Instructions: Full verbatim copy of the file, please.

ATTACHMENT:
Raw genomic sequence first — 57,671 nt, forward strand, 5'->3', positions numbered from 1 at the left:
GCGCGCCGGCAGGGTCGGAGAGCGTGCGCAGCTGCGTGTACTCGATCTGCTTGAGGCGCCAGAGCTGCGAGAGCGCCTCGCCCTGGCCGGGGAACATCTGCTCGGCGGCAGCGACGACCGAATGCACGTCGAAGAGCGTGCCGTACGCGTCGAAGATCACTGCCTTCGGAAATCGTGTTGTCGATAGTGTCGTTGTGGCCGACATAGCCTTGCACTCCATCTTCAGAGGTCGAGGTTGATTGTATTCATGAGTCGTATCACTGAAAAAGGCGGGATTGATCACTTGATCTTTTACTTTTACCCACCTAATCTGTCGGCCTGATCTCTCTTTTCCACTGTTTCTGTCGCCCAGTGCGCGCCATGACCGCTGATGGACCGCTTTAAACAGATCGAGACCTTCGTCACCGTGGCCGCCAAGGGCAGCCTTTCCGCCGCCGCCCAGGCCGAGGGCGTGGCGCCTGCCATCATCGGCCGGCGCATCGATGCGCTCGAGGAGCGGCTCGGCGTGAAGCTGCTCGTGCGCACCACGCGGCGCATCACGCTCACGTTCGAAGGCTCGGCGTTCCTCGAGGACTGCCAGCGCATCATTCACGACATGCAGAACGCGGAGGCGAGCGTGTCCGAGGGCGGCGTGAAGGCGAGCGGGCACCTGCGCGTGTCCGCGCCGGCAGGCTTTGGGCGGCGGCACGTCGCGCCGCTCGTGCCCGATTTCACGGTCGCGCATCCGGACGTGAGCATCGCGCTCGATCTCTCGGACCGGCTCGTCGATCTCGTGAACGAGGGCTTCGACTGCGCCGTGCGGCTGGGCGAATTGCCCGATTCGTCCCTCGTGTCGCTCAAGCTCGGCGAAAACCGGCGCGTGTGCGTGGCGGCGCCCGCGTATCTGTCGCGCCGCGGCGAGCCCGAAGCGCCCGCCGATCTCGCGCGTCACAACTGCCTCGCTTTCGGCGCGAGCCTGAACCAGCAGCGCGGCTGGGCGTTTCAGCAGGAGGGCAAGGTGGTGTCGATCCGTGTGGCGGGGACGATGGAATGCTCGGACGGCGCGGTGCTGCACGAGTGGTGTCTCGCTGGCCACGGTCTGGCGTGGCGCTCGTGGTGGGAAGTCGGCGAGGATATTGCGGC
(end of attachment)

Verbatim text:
Raw genomic sequence first — 57,671 nt, forward strand, 5'->3', positions numbered from 1 at the left:
GCGCGCCGGCAGGGTCGGAGAGCGTGCGCAGCTGCGTGTACTCGATCTGCTTGAGGCGCCAGAGCTGCGAGAGCGCCTCGCCCTGGCCGGGGAACATCTGCTCGGCGGCAGCGACGACCGAATGCACGTCGAAGAGCGTGCCGTACGCGTCGAAGATCACTGCCTTCGGAAATCGTGTTGTCGATAGTGTCGTTGTGGCCGACATAGCCTTGCACTCCATCTTCAGAGGTCGAGGTTGATTGTATTCATGAGTCGTATCACTGAAAAAGGCGGGATTGATCACTTGATCTTTTACTTTTACCCACCTAATCTGTCGGCCTGATCTCTCTTTTCCACTGTTTCTGTCGCCCAGTGCGCGCCATGACCGCTGATGGACCGCTTTAAACAGATCGAGACCTTCGTCACCGTGGCCGCCAAGGGCAGCCTTTCCGCCGCCGCCCAGGCCGAGGGCGTGGCGCCTGCCATCATCGGCCGGCGCATCGATGCGCTCGAGGAGCGGCTCGGCGTGAAGCTGCTCGTGCGCACCACGCGGCGCATCACGCTCACGTTCGAAGGCTCGGCGTTCCTCGAGGACTGCCAGCGCATCATTCACGACATGCAGAACGCGGAGGCGAGCGTGTCCGAGGGCGGCGTGAAGGCGAGCGGGCACCTGCGCGTGTCCGCGCCGGCAGGCTTTGGGCGGCGGCACGTCGCGCCGCTCGTGCCCGATTTCACGGTCGCGCATCCGGACGTGAGCATCGCGCTCGATCTCTCGGACCGGCTCGTCGATCTCGTGAACGAGGGCTTCGACTGCGCCGTGCGGCTGGGCGAATTGCCCGATTCGTCCCTCGTGTCGCTCAAGCTCGGCGAAAACCGGCGCGTGTGCGTGGCGGCGCCCGCGTATCTGTCGCGCCGCGGCGAGCCCGAAGCGCCCGCCGATCTCGCGCGTCACAACTGCCTCGCTTTCGGCGCGAGCCTGAACCAGCAGCGCGGCTGGGCGTTTCAGCAGGAGGGCAAGGTGGTGTCGATCCGTGTGGCGGGGACGATGGAATGCTCGGACGGCGCGGTGCTGCACGAGTGGTGTCTCGCTGGCCACGGTCTGGCGTGGCGCTCGTGGTGGGAAGTCGGCGAGGATATTGCGGC